This photo was taken at Sankissa, Uttar Pradesh, India in February 2015, it is a social activist from Lucknow, on the right, and Colin Butler, on the left. photographer Aryadharma. At the moment I can't find the name of my friend. I hope I meet him again.
This is an adaptation of my abstract for the keynote talk I have been asked to prepare for Monday February 15, at the 2016 ASEAN Conference on Biodiversity, to be held in Bangkok.
Those with high biophilia (love of the bio or living nature) seek arguments that biodiversity is good for health and well-being. It is, but it’s not straightforward.
Biodiversity, defined as variability among living organisms (terrestrial, marine, other aquatic) and the ecological complexes of which they are part is somewhat analogous to software in a very powerful computer. Bio-diversity includes variation within species, between species and between ecosystems. Biodiversity has tremendous redundancy (overlap) and evolutionary capacity. Over time, it can regenerate, self-organise, and heal. However, biodiversity is not indestructible. It can be harmed. Thresholds exist beyond which some computer programmes will completely fail. Ecosystem services can be reduced by critical gaps in biodiversity.
Homo sapiens, has, until now, prospered greatly on its home planet. In large part this is because human ingenuity has enabled the capturing, harnessing, and in some areas the exhaustion or substantial reduction of stocks of natural capital. While this applies most obviously to inert material such as fossil fuel and phosphate (respectively fuelling our economy and fertilising out farms), we have also eliminated most megafauna, from giant lemurs in Madagascar to flightless ducks in Hawaii. Our ancestors used resources from the now extinct woolly mammoth to colonise the Arctic. Destruction of the moa allowed rapid colonisation of Aotearoa (New Zealand). In some cases (such as of lions in ancient Greece) extinction of megafauna probably made living easier and safer for humans. In others, such as in Aotearoa, it led to a crisis of protein scarcity, helping to drive cannibalism.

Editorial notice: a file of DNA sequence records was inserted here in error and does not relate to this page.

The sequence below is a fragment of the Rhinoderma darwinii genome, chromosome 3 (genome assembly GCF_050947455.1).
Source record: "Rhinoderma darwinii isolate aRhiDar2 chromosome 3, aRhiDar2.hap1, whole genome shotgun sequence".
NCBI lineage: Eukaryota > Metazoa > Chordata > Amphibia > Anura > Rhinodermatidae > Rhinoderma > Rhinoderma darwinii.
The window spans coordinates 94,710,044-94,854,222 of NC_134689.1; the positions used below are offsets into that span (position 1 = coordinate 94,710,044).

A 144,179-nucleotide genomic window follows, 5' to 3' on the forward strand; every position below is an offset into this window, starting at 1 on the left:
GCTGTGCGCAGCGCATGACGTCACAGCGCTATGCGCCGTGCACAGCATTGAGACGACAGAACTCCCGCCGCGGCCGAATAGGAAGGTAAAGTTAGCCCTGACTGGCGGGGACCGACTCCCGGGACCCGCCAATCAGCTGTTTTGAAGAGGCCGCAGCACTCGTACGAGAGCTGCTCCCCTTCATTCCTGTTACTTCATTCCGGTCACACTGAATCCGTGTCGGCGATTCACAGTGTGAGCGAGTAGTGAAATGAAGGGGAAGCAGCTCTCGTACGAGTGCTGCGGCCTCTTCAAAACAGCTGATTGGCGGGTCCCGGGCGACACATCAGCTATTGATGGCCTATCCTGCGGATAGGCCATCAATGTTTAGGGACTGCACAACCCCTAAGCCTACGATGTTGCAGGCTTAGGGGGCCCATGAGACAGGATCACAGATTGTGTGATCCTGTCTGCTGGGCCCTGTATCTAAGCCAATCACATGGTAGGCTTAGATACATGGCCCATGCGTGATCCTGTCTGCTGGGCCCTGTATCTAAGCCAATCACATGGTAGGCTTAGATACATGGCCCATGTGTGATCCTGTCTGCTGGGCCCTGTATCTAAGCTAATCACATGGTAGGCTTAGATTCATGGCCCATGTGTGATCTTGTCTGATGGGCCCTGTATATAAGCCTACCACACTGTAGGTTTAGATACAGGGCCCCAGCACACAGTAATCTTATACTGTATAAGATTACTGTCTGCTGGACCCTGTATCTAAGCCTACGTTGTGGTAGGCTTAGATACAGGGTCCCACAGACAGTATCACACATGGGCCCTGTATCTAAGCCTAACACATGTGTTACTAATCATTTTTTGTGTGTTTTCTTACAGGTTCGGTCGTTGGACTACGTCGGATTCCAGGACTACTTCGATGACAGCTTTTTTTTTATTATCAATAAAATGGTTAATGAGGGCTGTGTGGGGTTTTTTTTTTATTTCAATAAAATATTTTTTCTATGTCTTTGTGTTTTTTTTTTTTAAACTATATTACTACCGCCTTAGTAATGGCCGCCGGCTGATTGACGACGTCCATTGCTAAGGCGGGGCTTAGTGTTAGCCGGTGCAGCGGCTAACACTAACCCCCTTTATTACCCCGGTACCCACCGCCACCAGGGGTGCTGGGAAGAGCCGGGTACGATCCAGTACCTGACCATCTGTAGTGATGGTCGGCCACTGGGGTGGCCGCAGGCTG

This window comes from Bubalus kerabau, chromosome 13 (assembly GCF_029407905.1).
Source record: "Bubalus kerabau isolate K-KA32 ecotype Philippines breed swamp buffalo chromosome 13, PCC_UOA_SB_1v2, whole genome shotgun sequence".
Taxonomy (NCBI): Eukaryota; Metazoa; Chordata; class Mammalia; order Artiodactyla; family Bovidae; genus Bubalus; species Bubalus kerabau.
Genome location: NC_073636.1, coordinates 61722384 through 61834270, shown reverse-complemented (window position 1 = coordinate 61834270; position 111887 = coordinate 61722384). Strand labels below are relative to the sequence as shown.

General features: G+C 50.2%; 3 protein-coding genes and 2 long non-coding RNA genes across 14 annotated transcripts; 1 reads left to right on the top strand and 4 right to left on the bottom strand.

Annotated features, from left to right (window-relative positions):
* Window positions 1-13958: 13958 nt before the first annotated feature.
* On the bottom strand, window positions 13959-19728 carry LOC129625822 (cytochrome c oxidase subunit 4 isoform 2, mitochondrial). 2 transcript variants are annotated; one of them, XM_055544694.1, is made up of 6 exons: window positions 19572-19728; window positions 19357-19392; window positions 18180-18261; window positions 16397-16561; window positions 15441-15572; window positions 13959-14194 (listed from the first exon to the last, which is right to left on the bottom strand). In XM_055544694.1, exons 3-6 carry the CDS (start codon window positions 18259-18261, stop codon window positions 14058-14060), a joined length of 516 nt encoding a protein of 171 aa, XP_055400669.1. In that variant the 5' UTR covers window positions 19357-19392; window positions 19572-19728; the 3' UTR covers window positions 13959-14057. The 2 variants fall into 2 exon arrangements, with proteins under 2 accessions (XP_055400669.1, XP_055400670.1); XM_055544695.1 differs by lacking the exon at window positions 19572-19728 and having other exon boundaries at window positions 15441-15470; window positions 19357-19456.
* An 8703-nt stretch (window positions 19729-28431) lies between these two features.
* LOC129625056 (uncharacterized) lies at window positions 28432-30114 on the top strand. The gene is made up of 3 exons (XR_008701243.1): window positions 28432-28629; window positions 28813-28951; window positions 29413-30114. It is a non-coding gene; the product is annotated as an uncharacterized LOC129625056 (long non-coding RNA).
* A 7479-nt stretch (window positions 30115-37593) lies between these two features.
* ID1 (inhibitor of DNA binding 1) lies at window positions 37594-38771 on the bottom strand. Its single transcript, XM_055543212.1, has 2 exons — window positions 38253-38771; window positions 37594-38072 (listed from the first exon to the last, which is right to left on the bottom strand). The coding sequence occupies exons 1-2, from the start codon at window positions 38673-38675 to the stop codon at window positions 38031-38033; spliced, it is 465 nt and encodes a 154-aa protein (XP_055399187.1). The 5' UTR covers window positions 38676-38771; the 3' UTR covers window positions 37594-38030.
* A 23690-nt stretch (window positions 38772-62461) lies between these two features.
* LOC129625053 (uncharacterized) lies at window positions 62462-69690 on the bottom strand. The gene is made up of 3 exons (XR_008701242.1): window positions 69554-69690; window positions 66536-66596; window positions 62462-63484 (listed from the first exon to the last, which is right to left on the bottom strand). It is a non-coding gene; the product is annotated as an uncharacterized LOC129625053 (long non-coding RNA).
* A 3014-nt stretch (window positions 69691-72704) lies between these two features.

In some places, perhaps many, loss of biodiversity may have triggered ethoi of conservation, where taboos, totemic species and other institutions helped preserve a minimum suite of species and reduce Tragedies of the Commons.
However, competition between different varieties of human has led, in many cases, to the overthrow of regional conservation practices, such as the North American buffalo slaughter.
A new global ethos has become almost completely dominant, even though fiercely resisted by those with high biophilia. This is the conceit that human ingenuity and technology are so powerful that biodiversity loss is mainly an aesthetic issue.
This conceit (leading to unconscious form of ecological brinkmanship) is dominant because those who hold the greatest political and economic power are not receiving any warning signal, other than an occasional protest.
As for health, there are some examples (e.g. Lyme disease, malaria, Ebola) where changes in biodiversity and ecosystem function have modified infectious disease risk, but relationships are bi-directional and disease and context specific. More straightforward, utilitarian arguments exist seeking to preserve species as reservoirs of as yet undiscovered compounds with pharmaceutical and other human benefits. Others advance ethical reasons, especially to conserve charismatic animal and plant species.
Unfortunately, none of these arguments, even combined, are sufficient to slow the juggernaut of biodiversity-eroding economic “growth”. Those with high biophilia have to think even more broadly, co-operating even more intensively with others who strive for global social and ecological justice, a strengthened eco-noösphere and a reduced human footprint on Earth.